Iligan: the school by the dumpster

Patricia Evangelista

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Iligan City East High School washes out the mud

A student pours out mud from a classroom. Dec 30 2011. Photo by John Javellana.

SANTIAGO, Iligan City –The gates of the Iligan City East High School are ankle-deep in wet mud. They were thrown open by the school’s watchmen in the early evening of Dec. 17, 2011, just as logs and piles of rubbish began smashing over the walls. The gates still stand, even if much of this small village does not.

Reynilta Alferez is the head of this school of 501 students. She is not certain how many will not be coming back.

She says she may be the only member of the school staff whose home was not devastated by the floods. Her family lives far away, on higher ground. On the night of the storm, she was at a Christmas party for teachers at the Iligan City High School. The party ended at 10 pm, and she says it was the late hour that made it easier for the teachers to cope with the waters that surged through the city at midnight. Unlike many in the city, they were not awakened in their beds by floodwaters.

She received call after call from panicked teachers who had clambered up roofs and reported rising waters.

Sana matulungan sila, sana may macontact na rescuer na pwede ma rescue yug mga relatives nila na nandun na daw sa taas ng bubong ng mga bahay. Pero wala talaga akong magawa kasi lahat ng phone ay busy. So ginawa ko na lang, inadvisan ko sila na kung ano ang dapat gawin, prayers, ganun, kasi wala nang ibang magagawa.”

A dog waits outside the dupsite. Photo by John Javellana Dec 30, 2011.


Of the 18 teachers under her supervision, one lost a home, but all survived. Among the students, two dead bodies have been recovered. 10 more are reported missing. Many of them come from Bayug island, a small finger of land where more than a hundred are reported lost and missing.

“Until now, yung mga parents nila ay hindi kayang tanggapin na wala na talaga ang mga anak nila. So until now, ang report pa rin ay ‘missing.’”

She went to the school the next day on a motorcycle, no vehicle could get past the mud. There was water and mud inside the computer laboratory and in classrooms. The doors were jammed shut; garbage was stuffed through openings.


A house by the Iligan City Dump after the Christmas storm. Photo by John Javellana Dec 30 2011.

Iligan City East High School is built between the seashore and a garbage dump, where small children dig through fields and fields of neon plastic. The city dump was there long before the school was built, and Reynilta says it was a mistake to even build the school.

Every day since the storm, Reynilta has made the rounds of evacuation centers with other teachers to visit students.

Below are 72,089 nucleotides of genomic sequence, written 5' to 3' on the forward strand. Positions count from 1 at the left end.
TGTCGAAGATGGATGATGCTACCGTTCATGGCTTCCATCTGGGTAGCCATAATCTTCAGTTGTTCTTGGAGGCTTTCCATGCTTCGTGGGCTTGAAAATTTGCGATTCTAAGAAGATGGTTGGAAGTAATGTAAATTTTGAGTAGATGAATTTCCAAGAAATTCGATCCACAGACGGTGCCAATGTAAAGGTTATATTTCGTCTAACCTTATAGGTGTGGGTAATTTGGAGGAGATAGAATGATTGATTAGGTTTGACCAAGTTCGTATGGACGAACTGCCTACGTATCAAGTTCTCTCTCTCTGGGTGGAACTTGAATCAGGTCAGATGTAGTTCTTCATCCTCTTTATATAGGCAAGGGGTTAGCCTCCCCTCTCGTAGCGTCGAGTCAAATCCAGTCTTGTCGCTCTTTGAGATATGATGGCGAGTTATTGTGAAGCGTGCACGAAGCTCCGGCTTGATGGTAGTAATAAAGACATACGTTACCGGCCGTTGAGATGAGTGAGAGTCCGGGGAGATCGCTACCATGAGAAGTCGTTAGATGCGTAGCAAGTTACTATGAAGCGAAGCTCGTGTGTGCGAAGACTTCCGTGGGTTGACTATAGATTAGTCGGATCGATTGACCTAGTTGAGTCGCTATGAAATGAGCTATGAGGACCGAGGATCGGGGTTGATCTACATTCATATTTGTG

The Iligan City Dump, Dec 30, 2011. Photo by John Javellana.


“Every time you go to the evacuation centers, you need to hug the children. You have to bring fruit, or maybe candy or chocolate, to make them feel lighter for a little bit.”

There is an overflow of food in the relief centers. Reynilta laughs, when she talks about young children saying they are grateful for Sendong—it is their first chance to eat corned beef.

What is needed, she says, are not clothes or food. Planks, roofs, nails, building materials are vital. Tents, she says, should be built for single families for some attempt at privacy, not tents where three or four families are forced to live their daily lives in close confinement.

She is half-serious when she jokes. “When Maria turns to Marco in the night, who knows if it’s really Marco?”

Opening of classes

Chairs outside the school wait for cleaning. Photo by John Javellana.

Reynilta says classes will open on Monday, Jan. 3, 2012, but the Santiago school is still unable. Classrooms are still carpeted in mud and rubbish. Although there are promises of funding from the division offices of the Department of Education, there is still none forthcoming. For the moment, it is Reynilta and her staff of teachers who are funding the cleaning and allowances of student volunteers. Even watchman III Willard Granados, who lost seven of his relatives to the floods, has been spending for the snacks of the teenagers who have been mucking out the classrooms.

It’s not much that he’s doing, he says. And the children need to be fed.

The books and school records are gone, but classes will commence. Teachers will cook for students—“Because they’ve been eating out of cans for weeks”—and there will be counseling for those who have lost much.

For now, Reynilta is grateful. Her pockets are not yet emptied, and for as long as she and her teachers have anything to spare, the school in the middle of the Santiago dumpsite will keep its gates open for the boys and girls who need to learn. – Rappler.com

Photos by John Javellana. 


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